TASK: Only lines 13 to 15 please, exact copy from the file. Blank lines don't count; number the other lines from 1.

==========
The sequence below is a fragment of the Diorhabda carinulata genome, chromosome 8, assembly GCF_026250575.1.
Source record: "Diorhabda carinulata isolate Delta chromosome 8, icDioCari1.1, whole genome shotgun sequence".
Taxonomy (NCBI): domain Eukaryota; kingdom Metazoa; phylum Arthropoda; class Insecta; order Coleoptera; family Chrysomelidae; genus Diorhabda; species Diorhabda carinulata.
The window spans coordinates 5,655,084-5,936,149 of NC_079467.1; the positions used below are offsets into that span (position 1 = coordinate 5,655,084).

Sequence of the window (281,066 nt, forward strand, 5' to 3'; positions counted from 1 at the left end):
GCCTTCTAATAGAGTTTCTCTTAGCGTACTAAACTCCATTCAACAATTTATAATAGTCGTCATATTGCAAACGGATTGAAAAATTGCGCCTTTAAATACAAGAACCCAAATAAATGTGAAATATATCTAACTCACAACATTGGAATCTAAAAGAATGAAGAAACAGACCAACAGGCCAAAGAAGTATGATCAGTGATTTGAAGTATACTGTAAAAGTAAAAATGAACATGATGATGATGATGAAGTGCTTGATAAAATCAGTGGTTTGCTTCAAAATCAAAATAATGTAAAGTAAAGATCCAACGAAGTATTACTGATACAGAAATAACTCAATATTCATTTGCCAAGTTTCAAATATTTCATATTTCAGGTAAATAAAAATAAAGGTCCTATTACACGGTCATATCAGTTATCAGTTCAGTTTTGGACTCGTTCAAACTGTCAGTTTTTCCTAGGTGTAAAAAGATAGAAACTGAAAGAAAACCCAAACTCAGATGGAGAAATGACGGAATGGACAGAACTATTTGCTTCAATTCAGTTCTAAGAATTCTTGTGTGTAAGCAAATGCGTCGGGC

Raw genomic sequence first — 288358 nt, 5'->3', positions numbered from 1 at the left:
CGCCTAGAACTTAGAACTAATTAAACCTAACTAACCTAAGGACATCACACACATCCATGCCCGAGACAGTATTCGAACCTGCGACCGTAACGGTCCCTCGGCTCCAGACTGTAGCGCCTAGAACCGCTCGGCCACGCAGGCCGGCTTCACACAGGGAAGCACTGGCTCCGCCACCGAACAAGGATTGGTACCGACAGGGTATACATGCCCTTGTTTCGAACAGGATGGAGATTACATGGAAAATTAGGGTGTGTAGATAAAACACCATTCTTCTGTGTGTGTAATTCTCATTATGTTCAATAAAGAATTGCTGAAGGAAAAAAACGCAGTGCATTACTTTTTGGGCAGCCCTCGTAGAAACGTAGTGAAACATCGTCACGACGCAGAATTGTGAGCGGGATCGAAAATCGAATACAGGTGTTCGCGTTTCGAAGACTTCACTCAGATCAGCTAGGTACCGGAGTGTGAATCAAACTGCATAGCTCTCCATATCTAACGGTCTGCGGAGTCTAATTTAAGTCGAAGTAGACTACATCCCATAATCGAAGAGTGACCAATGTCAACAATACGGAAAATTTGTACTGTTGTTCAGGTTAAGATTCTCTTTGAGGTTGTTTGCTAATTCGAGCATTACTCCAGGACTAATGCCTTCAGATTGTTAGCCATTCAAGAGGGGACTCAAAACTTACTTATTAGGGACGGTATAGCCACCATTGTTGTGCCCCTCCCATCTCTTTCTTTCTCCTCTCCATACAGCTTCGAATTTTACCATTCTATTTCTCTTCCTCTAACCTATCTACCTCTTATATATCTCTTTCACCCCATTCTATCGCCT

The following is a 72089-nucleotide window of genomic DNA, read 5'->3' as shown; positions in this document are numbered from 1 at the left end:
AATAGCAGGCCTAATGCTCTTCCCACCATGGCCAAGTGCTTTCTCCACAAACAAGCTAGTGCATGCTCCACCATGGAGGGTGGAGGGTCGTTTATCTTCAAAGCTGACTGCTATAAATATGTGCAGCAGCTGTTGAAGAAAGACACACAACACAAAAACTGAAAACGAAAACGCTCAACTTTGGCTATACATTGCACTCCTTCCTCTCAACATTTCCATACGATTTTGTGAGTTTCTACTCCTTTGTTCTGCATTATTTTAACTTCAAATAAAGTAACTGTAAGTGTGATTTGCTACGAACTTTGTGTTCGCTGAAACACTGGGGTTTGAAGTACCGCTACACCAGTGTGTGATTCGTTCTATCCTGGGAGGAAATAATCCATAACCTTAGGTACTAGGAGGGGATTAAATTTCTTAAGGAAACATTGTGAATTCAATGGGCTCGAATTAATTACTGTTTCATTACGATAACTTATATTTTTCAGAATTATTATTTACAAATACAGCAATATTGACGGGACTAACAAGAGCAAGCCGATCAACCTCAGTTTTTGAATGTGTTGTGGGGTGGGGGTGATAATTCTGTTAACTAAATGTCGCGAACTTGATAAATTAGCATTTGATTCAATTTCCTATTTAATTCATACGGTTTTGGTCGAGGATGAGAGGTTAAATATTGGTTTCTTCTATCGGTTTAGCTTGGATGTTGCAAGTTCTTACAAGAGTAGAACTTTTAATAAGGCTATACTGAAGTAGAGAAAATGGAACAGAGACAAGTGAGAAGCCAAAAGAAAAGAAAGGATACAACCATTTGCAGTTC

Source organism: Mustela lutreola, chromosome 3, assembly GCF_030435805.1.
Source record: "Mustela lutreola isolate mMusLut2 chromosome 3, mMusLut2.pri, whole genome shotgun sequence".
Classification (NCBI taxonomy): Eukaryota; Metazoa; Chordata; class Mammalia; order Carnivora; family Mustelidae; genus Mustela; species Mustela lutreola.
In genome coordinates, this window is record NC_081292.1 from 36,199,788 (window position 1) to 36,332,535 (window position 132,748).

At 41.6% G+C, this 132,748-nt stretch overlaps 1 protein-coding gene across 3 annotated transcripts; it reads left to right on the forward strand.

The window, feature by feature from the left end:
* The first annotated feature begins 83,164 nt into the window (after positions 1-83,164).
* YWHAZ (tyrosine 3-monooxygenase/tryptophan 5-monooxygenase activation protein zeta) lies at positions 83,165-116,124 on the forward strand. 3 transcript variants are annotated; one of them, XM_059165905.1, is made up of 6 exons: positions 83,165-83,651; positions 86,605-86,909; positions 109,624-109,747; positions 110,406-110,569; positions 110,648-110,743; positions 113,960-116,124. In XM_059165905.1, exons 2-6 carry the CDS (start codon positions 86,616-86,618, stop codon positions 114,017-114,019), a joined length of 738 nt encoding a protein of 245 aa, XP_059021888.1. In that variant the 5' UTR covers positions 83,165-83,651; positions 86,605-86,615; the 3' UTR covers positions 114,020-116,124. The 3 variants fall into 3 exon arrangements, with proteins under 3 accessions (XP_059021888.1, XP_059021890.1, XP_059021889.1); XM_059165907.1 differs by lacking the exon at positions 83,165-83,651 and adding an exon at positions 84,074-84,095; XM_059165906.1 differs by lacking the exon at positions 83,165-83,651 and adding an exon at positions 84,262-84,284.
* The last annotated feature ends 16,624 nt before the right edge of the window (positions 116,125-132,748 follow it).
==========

Classification (NCBI taxonomy): Eukaryota; Metazoa; Chordata; class Mammalia; order Carnivora; family Mustelidae; genus Mustela; species Mustela lutreola.
In genome coordinates, this window is record NC_081292.1 from 36,199,788 (window position 1) to 36,332,535 (window position 132,748).

At 41.6% G+C, this 132,748-nt stretch overlaps 1 protein-coding gene across 3 annotated transcripts; it reads left to right on the forward strand.